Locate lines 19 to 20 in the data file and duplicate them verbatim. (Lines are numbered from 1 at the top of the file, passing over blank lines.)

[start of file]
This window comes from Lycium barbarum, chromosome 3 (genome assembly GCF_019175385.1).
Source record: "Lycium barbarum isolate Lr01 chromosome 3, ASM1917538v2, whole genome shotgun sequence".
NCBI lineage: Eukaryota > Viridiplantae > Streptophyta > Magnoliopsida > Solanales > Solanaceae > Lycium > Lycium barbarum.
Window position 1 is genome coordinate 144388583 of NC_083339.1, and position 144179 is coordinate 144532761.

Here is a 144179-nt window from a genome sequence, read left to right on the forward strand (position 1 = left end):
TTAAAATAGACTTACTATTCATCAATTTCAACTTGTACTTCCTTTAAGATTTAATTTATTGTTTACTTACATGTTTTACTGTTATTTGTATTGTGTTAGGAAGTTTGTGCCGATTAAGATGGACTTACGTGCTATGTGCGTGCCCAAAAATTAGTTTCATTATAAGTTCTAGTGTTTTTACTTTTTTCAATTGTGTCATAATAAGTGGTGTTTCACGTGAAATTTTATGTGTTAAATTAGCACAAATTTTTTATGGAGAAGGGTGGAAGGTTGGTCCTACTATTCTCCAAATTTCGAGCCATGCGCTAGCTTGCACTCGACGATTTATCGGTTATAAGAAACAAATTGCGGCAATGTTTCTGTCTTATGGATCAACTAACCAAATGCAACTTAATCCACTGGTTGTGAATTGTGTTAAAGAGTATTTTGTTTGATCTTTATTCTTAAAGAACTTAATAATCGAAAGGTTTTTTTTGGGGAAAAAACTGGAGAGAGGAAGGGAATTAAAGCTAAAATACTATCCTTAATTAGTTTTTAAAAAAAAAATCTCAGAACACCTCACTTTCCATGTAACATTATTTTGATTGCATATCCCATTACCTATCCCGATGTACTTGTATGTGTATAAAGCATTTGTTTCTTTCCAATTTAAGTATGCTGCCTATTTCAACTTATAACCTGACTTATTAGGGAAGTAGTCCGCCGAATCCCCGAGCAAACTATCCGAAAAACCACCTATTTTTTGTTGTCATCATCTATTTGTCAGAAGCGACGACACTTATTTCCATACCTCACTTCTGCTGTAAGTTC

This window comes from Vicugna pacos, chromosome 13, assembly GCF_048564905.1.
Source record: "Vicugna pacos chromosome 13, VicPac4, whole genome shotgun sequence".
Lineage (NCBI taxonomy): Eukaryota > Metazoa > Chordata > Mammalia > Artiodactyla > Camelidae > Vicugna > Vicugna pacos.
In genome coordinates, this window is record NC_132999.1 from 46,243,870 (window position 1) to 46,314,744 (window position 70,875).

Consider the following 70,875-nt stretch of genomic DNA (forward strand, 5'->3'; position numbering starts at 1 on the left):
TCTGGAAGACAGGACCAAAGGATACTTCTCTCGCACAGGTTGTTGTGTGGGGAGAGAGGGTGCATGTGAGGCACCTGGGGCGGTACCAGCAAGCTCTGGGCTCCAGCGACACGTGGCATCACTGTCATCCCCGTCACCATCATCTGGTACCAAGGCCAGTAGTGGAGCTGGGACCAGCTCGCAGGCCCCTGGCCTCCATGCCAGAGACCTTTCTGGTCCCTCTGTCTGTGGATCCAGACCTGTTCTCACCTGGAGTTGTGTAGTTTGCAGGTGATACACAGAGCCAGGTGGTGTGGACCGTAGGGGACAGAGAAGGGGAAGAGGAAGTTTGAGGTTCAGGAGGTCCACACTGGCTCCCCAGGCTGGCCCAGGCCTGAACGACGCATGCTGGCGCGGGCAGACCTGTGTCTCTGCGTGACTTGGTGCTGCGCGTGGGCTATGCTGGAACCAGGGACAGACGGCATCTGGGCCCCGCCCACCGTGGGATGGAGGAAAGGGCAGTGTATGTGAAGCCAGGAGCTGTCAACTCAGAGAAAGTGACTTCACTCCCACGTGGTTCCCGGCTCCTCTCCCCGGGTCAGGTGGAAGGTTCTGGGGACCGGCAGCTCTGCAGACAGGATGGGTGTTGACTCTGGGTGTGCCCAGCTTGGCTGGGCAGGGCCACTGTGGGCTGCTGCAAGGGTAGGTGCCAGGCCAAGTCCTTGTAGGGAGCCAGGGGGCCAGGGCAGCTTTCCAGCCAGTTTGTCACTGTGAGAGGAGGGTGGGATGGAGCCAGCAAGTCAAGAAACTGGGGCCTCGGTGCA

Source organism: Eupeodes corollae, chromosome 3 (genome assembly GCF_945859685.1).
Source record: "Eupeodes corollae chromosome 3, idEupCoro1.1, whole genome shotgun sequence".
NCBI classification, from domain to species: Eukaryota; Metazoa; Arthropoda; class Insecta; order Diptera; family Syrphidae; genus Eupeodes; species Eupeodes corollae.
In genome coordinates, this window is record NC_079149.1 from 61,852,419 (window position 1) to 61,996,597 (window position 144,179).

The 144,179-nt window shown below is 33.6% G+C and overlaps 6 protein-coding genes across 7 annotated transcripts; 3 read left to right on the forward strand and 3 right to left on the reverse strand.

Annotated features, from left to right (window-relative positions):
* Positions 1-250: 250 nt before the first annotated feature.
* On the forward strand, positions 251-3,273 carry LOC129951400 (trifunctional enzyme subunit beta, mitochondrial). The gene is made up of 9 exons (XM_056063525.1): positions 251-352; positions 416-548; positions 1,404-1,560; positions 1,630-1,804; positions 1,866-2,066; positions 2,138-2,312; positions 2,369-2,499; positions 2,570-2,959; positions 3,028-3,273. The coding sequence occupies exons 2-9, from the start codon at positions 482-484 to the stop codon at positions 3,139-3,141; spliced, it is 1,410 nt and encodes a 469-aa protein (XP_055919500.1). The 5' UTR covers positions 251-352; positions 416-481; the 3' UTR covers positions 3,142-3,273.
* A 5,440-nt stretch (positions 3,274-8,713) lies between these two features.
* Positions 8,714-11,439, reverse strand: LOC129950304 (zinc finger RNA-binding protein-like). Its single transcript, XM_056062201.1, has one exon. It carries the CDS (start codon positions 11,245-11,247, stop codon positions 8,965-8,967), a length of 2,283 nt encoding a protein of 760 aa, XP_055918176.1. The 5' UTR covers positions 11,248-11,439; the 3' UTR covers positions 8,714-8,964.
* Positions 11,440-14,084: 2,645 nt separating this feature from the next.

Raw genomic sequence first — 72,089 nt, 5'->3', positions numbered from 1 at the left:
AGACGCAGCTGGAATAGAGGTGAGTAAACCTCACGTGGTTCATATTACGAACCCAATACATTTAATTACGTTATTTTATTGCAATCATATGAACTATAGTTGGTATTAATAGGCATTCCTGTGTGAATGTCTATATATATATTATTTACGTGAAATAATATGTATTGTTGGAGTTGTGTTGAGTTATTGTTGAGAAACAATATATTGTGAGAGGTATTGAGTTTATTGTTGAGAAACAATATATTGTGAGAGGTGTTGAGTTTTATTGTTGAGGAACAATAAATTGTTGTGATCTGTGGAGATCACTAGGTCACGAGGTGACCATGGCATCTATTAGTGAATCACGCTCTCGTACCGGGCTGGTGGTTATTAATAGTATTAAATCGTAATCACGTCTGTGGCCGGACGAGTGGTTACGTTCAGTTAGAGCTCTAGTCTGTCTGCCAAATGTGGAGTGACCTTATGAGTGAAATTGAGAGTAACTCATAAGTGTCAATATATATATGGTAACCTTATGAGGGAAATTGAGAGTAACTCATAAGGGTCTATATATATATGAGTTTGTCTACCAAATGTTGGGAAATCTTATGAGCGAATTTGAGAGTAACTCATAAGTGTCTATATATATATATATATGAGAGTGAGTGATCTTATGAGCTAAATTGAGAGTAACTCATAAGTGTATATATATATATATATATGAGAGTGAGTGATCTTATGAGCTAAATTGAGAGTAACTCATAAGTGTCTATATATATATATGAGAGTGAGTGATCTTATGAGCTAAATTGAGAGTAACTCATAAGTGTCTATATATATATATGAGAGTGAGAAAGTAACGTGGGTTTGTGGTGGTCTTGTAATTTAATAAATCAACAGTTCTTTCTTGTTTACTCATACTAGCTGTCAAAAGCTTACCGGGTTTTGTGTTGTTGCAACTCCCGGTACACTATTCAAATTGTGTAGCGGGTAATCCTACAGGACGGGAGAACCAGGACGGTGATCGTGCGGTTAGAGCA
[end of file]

* Positions 1-250: 250 nt before the first annotated feature.
* On the forward strand, positions 251-3,273 carry LOC129951400 (trifunctional enzyme subunit beta, mitochondrial). The gene is made up of 9 exons (XM_056063525.1): positions 251-352; positions 416-548; positions 1,404-1,560; positions 1,630-1,804; positions 1,866-2,066; positions 2,138-2,312; positions 2,369-2,499; positions 2,570-2,959; positions 3,028-3,273. The coding sequence occupies exons 2-9, from the start codon at positions 482-484 to the stop codon at positions 3,139-3,141; spliced, it is 1,410 nt and encodes a 469-aa protein (XP_055919500.1). The 5' UTR covers positions 251-352; positions 416-481; the 3' UTR covers positions 3,142-3,273.